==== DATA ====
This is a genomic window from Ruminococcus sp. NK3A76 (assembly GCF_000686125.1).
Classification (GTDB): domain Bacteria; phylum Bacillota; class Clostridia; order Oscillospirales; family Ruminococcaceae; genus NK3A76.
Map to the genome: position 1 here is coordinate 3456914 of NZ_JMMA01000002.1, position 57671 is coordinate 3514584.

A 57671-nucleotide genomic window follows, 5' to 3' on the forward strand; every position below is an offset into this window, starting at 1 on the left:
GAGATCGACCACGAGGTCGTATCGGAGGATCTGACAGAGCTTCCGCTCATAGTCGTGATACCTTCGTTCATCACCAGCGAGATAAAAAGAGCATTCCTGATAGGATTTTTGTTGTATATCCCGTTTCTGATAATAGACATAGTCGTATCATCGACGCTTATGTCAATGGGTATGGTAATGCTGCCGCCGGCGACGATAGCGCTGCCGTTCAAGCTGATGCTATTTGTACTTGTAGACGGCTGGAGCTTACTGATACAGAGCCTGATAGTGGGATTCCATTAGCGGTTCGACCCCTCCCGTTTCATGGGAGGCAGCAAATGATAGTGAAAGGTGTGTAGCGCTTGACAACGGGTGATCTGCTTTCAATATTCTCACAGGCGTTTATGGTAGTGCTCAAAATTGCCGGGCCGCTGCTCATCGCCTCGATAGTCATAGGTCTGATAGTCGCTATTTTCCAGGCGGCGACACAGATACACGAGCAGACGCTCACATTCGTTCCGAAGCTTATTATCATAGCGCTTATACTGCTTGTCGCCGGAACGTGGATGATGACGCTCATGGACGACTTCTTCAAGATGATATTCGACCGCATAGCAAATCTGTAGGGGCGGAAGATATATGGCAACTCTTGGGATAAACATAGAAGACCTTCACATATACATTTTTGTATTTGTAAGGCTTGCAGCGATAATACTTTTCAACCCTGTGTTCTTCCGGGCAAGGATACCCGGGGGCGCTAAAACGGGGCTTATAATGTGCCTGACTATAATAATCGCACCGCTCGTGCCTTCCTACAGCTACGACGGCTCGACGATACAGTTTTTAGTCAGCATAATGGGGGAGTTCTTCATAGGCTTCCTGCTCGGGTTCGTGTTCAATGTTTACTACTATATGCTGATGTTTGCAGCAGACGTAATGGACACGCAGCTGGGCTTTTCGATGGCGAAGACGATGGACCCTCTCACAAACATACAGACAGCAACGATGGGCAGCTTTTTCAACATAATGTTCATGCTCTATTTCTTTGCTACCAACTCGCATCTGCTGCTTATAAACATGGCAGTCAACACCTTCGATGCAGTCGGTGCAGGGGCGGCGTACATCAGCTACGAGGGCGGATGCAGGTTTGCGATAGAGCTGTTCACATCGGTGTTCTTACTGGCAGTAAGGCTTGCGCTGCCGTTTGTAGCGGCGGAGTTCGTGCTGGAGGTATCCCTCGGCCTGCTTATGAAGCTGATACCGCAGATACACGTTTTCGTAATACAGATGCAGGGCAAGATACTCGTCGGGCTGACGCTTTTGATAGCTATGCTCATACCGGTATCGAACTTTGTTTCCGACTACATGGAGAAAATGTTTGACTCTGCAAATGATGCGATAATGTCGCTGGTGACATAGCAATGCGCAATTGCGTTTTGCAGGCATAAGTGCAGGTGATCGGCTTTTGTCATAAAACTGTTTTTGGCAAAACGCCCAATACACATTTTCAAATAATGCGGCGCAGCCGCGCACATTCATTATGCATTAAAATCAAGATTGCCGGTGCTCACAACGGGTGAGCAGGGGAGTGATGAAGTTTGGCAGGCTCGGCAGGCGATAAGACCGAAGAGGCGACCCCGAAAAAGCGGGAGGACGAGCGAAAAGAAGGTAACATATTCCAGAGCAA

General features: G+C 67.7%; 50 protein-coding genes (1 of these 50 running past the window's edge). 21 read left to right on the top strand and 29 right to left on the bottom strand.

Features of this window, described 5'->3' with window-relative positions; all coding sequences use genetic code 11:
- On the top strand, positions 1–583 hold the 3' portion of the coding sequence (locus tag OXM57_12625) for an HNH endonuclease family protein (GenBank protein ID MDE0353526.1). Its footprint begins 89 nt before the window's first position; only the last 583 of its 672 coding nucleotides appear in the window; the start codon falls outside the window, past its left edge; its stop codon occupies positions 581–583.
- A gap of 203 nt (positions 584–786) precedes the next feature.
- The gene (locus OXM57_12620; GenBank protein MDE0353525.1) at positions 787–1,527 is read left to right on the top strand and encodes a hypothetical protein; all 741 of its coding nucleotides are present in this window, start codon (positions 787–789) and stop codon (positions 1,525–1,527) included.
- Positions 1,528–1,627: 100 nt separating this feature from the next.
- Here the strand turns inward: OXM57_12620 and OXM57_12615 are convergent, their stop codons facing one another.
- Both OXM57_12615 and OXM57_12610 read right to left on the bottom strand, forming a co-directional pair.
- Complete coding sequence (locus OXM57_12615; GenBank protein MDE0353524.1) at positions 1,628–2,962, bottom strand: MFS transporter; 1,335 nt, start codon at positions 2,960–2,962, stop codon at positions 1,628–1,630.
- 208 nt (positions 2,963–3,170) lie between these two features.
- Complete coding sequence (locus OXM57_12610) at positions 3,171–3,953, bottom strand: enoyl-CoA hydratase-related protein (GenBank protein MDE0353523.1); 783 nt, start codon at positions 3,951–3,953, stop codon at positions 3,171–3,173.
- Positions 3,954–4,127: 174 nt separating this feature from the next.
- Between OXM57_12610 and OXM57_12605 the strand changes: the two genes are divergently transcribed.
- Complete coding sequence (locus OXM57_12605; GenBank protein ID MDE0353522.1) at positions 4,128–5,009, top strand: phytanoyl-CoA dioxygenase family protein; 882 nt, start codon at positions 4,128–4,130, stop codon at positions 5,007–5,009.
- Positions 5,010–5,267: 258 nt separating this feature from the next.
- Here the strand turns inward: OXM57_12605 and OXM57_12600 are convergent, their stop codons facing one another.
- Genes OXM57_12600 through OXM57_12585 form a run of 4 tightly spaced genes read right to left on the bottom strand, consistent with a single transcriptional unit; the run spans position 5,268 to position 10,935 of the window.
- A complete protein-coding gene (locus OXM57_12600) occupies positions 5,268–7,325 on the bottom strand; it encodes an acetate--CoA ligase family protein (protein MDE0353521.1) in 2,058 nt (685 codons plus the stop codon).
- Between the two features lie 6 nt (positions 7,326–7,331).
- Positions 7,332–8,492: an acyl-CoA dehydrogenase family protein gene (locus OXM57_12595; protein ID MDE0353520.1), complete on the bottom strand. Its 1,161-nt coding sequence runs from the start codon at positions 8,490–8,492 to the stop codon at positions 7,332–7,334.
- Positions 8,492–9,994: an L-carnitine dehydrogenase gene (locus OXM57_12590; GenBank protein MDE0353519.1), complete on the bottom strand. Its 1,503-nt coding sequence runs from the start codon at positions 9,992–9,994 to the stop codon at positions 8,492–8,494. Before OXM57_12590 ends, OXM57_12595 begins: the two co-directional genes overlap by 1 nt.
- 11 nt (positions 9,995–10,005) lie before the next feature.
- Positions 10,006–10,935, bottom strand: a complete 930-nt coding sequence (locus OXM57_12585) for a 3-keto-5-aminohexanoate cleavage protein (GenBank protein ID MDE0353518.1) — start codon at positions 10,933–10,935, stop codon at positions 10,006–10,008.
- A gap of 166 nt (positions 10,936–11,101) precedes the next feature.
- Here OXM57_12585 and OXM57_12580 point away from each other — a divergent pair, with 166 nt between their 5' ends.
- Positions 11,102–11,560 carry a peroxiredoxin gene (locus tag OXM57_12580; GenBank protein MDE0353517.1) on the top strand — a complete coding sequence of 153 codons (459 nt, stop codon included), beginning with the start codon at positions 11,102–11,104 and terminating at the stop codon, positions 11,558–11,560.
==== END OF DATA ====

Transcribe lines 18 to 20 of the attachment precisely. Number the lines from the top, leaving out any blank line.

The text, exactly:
- Between OXM57_12610 and OXM57_12605 the strand changes: the two genes are divergently transcribed.
- Complete coding sequence (locus OXM57_12605; GenBank protein ID MDE0353522.1) at positions 4,128–5,009, top strand: phytanoyl-CoA dioxygenase family protein; 882 nt, start codon at positions 4,128–4,130, stop codon at positions 5,007–5,009.
- Positions 5,010–5,267: 258 nt separating this feature from the next.